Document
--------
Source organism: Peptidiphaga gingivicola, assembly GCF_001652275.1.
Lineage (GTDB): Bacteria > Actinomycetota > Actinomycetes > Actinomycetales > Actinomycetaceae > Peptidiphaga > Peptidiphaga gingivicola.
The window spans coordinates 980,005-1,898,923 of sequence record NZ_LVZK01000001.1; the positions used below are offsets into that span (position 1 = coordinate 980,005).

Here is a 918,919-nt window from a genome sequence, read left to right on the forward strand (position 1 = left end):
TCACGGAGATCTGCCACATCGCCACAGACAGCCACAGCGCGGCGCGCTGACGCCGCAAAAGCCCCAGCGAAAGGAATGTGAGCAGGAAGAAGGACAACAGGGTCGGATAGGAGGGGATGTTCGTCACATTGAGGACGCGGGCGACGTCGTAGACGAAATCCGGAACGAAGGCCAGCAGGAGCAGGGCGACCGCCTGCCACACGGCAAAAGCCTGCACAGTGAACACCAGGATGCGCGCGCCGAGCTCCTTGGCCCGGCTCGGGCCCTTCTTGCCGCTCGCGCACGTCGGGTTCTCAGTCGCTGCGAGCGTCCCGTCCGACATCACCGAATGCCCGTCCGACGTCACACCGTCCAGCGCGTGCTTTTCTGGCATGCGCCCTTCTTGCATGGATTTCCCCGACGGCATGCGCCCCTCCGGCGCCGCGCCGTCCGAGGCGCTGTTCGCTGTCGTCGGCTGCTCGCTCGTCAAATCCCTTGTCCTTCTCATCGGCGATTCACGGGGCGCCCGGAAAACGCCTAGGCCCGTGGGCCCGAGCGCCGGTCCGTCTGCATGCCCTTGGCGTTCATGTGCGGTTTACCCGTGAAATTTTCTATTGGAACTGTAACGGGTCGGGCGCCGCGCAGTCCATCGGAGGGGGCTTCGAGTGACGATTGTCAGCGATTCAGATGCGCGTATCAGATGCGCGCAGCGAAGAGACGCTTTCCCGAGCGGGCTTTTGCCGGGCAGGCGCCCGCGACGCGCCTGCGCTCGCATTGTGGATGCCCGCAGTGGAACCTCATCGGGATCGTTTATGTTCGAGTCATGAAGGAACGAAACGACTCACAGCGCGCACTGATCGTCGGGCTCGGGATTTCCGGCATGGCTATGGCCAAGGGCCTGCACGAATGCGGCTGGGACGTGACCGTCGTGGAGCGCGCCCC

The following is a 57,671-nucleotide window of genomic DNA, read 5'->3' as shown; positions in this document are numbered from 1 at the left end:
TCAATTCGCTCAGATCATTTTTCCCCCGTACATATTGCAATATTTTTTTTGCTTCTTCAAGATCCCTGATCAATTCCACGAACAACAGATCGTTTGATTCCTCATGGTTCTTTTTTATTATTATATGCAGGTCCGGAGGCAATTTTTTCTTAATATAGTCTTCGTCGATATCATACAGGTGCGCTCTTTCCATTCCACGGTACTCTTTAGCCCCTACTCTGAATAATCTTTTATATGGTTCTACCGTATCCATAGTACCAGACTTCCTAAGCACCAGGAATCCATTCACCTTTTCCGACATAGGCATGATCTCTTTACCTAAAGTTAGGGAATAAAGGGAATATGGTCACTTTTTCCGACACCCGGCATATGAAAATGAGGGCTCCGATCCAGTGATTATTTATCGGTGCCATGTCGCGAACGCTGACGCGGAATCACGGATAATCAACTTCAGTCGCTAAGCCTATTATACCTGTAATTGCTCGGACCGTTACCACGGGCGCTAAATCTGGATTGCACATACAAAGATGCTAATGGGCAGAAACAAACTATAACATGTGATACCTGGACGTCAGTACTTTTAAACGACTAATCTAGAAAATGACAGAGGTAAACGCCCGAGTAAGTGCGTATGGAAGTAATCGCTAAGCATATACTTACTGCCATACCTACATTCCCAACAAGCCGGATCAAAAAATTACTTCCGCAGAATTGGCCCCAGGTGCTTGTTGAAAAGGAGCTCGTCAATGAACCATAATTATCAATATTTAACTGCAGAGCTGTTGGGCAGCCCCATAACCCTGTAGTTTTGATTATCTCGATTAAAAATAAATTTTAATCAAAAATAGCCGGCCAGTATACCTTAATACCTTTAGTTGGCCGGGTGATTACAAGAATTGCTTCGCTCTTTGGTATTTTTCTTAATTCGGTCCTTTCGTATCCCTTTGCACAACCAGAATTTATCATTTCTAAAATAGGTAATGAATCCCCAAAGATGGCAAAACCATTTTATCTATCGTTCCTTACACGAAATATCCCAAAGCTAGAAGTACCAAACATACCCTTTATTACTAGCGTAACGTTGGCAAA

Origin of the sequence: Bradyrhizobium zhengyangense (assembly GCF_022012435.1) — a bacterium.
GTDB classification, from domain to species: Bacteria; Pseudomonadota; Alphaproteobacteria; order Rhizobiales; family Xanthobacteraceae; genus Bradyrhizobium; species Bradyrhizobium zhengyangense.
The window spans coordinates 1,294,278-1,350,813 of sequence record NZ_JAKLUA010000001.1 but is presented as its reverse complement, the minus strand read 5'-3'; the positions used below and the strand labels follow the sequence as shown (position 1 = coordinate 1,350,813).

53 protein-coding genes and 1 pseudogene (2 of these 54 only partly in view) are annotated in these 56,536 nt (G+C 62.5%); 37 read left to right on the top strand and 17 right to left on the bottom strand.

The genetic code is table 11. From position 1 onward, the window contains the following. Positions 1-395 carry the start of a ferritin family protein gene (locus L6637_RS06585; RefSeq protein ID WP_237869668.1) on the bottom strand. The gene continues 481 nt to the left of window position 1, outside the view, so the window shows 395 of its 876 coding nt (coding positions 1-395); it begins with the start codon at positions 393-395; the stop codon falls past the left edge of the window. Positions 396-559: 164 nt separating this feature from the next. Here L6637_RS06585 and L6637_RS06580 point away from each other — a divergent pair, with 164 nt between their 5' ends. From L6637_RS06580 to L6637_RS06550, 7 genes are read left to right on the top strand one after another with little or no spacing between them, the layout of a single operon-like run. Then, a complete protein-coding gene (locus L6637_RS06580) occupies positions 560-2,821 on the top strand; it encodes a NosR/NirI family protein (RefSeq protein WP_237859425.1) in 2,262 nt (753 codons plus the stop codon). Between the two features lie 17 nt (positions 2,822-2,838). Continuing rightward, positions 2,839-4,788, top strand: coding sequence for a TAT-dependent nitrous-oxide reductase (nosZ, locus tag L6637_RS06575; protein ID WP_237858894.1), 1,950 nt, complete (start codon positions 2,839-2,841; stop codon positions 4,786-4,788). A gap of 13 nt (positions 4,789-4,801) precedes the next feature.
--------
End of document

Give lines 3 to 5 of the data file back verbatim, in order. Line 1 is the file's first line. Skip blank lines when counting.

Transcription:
The window spans coordinates 980,005-1,898,923 of sequence record NZ_LVZK01000001.1; the positions used below are offsets into that span (position 1 = coordinate 980,005).

Here is a 918,919-nt window from a genome sequence, read left to right on the forward strand (position 1 = left end):
TCACGGAGATCTGCCACATCGCCACAGACAGCCACAGCGCGGCGCGCTGACGCCGCAAAAGCCCCAGCGAAAGGAATGTGAGCAGGAAGAAGGACAACAGGGTCGGATAGGAGGGGATGTTCGTCACATTGAGGACGCGGGCGACGTCGTAGACGAAATCCGGAACGAAGGCCAGCAGGAGCAGGGCGACCGCCTGCCACACGGCAAAAGCCTGCACAGTGAACACCAGGATGCGCGCGCCGAGCTCCTTGGCCCGGCTCGGGCCCTTCTTGCCGCTCGCGCACGTCGGGTTCTCAGTCGCTGCGAGCGTCCCGTCCGACATCACCGAATGCCCGTCCGACGTCACACCGTCCAGCGCGTGCTTTTCTGGCATGCGCCCTTCTTGCATGGATTTCCCCGACGGCATGCGCCCCTCCGGCGCCGCGCCGTCCGAGGCGCTGTTCGCTGTCGTCGGCTGCTCGCTCGTCAAATCCCTTGTCCTTCTCATCGGCGATTCACGGGGCGCCCGGAAAACGCCTAGGCCCGTGGGCCCGAGCGCCGGTCCGTCTGCATGCCCTTGGCGTTCATGTGCGGTTTACCCGTGAAATTTTCTATTGGAACTGTAACGGGTCGGGCGCCGCGCAGTCCATCGGAGGGGGCTTCGAGTGACGATTGTCAGCGATTCAGATGCGCGTATCAGATGCGCGCAGCGAAGAGACGCTTTCCCGAGCGGGCTTTTGCCGGGCAGGCGCCCGCGACGCGCCTGCGCTCGCATTGTGGATGCCCGCAGTGGAACCTCATCGGGATCGTTTATGTTCGAGTCATGAAGGAACGAAACGACTCACAGCGCGCACTGATCGTCGGGCTCGGGATTTCCGGCATGGCTATGGCCAAGGGCCTGCACGAATGCGGCTGGGACGTGACCGTCGTGGAGCGCGCCCC